Linked by Thom Holwerda on Sat 7th Dec 2013 00:55 UTC

"It's pretty much a brick," says Pawn Stars' Rick Harrison as he rejects a Samsung Chromebook brought in by an actor playing a customer. Microsoft really doesn't want you buying this thing.

But why? Just how big of a threat are Chromebooks, Google's oft-ridiculed web-only laptops, to Microsoft's core business?

I'm puzzled too. It doesn't seem like Chromebooks are that big of a threat - why create terrible advertisements that only provide Google with free publicity?

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Chrome OS vs Windows RT?
by brion on Sat 7th Dec 2013 11:26 UTC
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Chromebooks directly threaten Microsoft's "convert people to buying apps through the monopoly Windows Store" model of the Windows 8 & RT pairing.

Chrome OS has the same compatibility with Win32 applications as Windows RT does (almost none!), and have similar levels of availability of "native" packaged apps (kinda crappy). The only Win32 app for RT is Office, which is having its lunch eaten by Google Apps...

So both Windows RT and Chrome OS come down to glorified web browsers for getting anything done, and honestly who's going to choose IE over Chrome? ;)

That, and as much as I like my Surface as a tablet, even with the pretty keyboard attachment it's just an awkward "laptop", being as you really need to place it on a... surface... for that kickstand and keyboard to be useful.

Chromebooks come in the familiar laptop format, so they just blow past Windows RT entirely and compete directly with Windows 8 on low-end Intel hardware.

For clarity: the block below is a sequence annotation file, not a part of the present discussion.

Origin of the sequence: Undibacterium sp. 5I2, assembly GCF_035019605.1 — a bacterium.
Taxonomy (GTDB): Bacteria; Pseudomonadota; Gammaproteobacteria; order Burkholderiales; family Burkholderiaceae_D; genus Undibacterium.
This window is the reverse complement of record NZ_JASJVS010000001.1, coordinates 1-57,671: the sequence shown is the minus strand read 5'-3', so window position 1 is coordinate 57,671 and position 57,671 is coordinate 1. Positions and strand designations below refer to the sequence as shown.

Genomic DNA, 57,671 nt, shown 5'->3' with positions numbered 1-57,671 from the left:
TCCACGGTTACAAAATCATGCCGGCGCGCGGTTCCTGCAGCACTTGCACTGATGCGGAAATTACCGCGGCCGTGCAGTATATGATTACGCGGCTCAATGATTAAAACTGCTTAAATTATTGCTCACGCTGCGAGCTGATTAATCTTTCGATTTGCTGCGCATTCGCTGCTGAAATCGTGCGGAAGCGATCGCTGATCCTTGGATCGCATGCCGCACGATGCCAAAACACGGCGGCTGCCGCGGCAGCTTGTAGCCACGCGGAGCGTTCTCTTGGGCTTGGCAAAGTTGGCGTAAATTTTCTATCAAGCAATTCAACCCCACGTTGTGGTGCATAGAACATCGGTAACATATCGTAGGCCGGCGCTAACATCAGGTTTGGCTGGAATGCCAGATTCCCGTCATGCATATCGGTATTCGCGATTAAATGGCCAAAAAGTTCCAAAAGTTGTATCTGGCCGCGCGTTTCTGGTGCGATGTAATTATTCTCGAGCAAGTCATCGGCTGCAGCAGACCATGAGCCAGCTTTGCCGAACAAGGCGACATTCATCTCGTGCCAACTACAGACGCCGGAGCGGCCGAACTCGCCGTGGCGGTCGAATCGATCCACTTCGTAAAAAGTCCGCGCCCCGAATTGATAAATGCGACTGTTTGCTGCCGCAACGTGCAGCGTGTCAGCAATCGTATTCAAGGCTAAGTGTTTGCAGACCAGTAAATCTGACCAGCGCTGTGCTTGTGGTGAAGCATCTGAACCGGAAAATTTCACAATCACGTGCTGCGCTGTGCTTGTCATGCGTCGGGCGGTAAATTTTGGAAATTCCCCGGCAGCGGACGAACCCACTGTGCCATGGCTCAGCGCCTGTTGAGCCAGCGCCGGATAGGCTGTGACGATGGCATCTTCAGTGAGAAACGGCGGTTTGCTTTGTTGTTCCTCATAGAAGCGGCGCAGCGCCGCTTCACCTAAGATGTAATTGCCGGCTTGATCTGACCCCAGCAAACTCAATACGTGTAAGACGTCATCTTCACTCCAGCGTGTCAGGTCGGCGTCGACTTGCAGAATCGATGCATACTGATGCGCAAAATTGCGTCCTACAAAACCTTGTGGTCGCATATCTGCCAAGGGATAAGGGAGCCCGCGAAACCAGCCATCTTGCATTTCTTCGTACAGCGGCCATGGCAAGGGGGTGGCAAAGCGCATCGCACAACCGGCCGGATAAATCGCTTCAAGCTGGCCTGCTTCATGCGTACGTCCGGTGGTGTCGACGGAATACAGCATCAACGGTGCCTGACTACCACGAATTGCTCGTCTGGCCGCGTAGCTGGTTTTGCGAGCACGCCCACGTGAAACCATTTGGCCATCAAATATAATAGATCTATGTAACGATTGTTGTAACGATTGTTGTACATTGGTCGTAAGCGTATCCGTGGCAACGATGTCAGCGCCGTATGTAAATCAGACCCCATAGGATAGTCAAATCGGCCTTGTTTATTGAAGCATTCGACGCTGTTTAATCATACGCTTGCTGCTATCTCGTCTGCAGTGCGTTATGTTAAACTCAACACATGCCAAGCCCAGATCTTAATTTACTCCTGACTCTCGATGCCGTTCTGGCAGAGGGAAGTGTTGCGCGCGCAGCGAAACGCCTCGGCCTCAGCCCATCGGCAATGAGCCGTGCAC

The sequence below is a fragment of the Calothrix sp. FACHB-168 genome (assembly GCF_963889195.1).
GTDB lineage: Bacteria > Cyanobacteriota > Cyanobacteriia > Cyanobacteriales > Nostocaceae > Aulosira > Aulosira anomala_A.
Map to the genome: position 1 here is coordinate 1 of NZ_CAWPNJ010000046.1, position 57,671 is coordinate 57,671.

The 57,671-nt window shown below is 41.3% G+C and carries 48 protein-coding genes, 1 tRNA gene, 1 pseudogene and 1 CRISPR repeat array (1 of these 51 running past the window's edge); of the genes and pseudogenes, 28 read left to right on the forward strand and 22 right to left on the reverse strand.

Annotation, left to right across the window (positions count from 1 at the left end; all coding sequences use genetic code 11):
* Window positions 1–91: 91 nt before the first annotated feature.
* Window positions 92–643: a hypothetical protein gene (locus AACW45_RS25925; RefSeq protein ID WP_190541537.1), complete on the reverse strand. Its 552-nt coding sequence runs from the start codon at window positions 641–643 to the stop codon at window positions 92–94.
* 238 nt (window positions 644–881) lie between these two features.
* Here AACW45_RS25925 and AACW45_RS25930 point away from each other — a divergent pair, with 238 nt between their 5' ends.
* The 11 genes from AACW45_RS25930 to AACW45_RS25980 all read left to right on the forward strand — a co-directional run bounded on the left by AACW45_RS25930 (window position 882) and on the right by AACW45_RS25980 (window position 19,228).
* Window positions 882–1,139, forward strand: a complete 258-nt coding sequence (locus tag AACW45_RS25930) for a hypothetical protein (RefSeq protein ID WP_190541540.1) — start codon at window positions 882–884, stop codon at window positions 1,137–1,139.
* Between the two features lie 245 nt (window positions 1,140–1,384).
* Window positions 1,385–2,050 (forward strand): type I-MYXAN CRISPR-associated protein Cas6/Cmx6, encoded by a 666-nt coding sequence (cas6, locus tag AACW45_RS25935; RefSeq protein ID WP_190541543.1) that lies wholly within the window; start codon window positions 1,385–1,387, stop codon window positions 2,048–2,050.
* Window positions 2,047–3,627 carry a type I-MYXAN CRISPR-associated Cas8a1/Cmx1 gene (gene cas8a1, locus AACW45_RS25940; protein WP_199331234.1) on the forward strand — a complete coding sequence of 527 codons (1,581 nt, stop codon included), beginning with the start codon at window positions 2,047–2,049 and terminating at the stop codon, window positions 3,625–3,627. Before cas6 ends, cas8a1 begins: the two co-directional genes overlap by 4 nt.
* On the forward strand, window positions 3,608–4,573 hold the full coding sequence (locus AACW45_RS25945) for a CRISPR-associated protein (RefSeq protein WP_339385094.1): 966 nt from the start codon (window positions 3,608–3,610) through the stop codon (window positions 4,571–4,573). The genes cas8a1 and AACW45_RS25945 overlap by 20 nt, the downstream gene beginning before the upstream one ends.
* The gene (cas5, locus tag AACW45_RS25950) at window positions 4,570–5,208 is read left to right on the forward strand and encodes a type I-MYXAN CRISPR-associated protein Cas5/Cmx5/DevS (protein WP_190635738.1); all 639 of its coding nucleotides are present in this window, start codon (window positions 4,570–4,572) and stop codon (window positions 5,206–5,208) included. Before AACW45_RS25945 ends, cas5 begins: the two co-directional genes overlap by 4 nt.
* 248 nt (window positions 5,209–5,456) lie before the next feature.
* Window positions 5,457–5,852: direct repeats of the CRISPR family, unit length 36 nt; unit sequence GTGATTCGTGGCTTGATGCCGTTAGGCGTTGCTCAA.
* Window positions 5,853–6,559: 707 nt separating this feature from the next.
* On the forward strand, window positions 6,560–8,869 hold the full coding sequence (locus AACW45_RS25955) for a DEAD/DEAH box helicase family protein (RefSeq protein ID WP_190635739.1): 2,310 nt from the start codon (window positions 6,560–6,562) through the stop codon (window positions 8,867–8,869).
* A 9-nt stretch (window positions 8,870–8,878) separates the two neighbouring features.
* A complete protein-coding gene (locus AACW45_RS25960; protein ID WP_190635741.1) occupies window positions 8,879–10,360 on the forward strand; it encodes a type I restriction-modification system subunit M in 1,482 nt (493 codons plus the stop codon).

Reply Score: 6

RE: Chrome OS vs Windows RT?
by tidux on Sun 8th Dec 2013 03:01 in reply to "Chrome OS vs Windows RT?"
tidux Member since:

Chromebooks also annihilate Windows RT on the freedom front. Yes, they're locked down by default, but they run Coreboot on x86 or uBoot on ARM (open source firmwares!), and the x86 ones are easily flashable to wide-open versions of Coreboot that chainload SeaBIOS to boot whatever OS you want, whether that's ChromeOS, a more traditional *nix desktop, or even Haiku. ARM is a little trickier but that's mostly due to the bad SoC choices (Exynos) in the Samsung and HP ARM variants. A single device that lets me put it in retard mode to give to an inept relative or employee, or hacker mode for my use? Yes please!

Contrast this to Windows RT badged devices which are required to have permanently locked bootloaders.

Edited 2013-12-08 03:04 UTC

Reply Parent Score: 8

RE: Chrome OS vs Windows RT?
by zima on Tue 10th Dec 2013 23:16 in reply to "Chrome OS vs Windows RT?"
zima Member since:

Office, which is having its lunch eaten by Google Apps...


Reply Parent Score: 2